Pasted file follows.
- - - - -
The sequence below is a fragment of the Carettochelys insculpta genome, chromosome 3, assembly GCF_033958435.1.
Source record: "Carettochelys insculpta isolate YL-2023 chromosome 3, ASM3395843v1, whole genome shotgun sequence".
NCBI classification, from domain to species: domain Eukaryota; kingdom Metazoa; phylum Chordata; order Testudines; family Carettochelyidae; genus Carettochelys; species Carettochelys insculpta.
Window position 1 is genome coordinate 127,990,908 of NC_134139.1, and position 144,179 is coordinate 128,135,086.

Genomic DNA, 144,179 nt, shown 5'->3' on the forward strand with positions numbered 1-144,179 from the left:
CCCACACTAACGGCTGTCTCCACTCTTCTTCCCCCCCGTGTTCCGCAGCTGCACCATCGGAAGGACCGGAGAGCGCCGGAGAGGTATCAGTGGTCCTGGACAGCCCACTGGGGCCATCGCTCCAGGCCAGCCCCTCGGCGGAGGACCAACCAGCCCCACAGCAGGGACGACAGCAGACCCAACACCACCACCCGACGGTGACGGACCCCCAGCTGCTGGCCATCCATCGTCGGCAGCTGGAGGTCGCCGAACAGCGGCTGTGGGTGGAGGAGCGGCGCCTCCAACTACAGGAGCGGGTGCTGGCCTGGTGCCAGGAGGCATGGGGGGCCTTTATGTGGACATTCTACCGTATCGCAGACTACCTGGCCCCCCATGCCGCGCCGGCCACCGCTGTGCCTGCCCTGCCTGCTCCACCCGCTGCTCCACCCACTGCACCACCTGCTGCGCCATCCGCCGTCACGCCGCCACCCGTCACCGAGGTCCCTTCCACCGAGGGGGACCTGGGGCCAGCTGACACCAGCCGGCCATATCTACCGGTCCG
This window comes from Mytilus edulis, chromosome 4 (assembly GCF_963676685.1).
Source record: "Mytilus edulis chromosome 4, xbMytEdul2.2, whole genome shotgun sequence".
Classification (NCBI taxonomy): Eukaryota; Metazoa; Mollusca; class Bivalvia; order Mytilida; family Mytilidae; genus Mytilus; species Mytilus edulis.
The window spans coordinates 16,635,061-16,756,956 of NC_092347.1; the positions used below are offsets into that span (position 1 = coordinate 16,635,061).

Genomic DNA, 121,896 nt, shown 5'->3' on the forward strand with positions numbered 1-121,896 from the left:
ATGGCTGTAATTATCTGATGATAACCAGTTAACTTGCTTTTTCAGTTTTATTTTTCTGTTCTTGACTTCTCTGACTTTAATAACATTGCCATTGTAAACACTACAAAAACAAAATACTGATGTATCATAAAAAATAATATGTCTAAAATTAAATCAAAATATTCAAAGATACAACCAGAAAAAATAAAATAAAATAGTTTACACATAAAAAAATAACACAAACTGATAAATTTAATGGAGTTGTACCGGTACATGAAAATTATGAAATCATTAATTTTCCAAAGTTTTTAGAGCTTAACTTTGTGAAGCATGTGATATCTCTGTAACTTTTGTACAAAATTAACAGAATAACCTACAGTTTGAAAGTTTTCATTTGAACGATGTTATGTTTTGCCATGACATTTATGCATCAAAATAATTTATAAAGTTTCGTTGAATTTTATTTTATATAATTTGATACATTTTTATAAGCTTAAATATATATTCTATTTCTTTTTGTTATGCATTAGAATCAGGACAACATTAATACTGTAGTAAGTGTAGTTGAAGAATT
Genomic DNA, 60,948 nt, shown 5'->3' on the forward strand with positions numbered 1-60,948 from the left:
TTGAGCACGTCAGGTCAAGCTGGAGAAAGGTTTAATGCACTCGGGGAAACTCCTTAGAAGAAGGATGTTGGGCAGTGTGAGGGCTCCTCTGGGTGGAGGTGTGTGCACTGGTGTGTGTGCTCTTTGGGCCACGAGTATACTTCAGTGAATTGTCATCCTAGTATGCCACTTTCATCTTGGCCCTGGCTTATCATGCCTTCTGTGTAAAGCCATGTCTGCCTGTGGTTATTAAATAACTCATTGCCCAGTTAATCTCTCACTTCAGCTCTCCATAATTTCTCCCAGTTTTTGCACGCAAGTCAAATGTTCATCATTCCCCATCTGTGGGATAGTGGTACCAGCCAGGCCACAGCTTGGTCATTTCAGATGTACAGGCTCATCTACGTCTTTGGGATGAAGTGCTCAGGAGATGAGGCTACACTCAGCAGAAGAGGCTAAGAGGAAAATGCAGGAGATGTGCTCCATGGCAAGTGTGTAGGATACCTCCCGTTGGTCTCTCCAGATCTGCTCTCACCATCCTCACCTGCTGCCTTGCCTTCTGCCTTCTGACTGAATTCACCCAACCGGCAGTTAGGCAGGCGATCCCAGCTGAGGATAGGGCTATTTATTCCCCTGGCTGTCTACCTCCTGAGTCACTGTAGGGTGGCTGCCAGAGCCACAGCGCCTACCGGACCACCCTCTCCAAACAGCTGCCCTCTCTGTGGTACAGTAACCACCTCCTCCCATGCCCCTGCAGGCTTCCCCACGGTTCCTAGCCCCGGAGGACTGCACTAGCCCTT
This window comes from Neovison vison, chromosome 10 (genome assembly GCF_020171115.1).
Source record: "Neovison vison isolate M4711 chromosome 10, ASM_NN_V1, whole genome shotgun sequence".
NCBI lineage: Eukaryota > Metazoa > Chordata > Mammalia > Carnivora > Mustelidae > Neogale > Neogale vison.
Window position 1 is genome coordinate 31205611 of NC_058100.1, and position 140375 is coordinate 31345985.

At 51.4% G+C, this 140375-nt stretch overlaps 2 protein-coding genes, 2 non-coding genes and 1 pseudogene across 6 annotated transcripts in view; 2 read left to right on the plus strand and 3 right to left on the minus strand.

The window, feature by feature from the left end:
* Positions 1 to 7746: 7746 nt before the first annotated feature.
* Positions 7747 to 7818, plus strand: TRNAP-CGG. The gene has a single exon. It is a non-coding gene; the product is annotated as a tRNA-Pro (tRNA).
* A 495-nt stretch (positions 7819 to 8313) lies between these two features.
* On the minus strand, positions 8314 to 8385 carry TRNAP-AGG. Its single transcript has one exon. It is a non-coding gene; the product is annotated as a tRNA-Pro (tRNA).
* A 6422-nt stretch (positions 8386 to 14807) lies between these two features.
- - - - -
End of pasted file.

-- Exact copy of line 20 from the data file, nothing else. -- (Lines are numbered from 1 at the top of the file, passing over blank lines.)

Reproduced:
The window, feature by feature from the left end: